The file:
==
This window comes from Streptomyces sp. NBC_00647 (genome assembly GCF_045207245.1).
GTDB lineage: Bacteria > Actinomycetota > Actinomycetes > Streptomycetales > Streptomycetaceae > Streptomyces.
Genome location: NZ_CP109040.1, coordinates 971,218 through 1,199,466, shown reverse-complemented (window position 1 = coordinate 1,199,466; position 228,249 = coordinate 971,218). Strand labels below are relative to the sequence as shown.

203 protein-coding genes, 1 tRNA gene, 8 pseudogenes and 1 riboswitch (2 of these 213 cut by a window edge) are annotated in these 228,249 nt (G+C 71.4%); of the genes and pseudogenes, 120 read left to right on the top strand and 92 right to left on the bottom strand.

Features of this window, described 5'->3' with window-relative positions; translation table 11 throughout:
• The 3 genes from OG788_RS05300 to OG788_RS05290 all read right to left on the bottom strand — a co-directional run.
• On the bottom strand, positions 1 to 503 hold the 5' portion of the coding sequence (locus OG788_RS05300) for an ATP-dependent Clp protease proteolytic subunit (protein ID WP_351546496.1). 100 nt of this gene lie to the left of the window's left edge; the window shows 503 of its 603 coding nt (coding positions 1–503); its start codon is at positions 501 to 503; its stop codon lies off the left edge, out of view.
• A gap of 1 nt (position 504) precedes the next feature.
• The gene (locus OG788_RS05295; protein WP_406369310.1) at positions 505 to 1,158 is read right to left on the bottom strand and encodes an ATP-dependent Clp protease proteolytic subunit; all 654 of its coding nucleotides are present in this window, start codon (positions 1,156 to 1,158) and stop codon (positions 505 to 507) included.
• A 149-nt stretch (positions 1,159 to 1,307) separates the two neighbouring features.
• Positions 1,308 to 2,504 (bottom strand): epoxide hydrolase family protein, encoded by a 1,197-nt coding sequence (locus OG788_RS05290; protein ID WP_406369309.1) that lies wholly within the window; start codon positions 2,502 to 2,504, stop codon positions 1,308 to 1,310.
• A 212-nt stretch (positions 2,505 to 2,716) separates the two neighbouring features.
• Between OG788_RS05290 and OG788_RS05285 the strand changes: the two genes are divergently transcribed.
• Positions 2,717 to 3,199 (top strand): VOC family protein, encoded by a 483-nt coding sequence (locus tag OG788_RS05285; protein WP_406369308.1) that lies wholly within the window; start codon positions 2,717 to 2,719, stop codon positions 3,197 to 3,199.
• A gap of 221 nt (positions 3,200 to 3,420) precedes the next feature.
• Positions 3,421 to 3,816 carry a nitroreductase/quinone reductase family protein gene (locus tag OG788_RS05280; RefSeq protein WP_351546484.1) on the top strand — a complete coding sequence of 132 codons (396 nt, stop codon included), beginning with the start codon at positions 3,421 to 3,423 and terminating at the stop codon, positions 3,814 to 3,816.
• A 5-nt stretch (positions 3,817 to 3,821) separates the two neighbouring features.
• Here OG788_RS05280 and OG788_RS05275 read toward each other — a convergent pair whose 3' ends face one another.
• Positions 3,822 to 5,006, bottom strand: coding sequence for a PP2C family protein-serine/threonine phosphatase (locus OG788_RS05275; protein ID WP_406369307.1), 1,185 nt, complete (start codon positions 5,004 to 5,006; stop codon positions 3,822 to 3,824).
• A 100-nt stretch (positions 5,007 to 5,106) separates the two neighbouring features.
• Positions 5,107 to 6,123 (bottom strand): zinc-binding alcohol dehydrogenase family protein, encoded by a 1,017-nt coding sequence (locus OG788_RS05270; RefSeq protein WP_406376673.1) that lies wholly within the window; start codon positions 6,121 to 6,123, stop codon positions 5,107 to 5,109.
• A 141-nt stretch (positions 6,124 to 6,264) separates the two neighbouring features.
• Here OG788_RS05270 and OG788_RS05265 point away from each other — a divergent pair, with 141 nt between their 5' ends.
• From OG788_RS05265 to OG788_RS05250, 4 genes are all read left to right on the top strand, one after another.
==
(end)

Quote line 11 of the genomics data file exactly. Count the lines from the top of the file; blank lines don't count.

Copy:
• Positions 1,308 to 2,504 (bottom strand): epoxide hydrolase family protein, encoded by a 1,197-nt coding sequence (locus OG788_RS05290; protein ID WP_406369309.1) that lies wholly within the window; start codon positions 2,502 to 2,504, stop codon positions 1,308 to 1,310.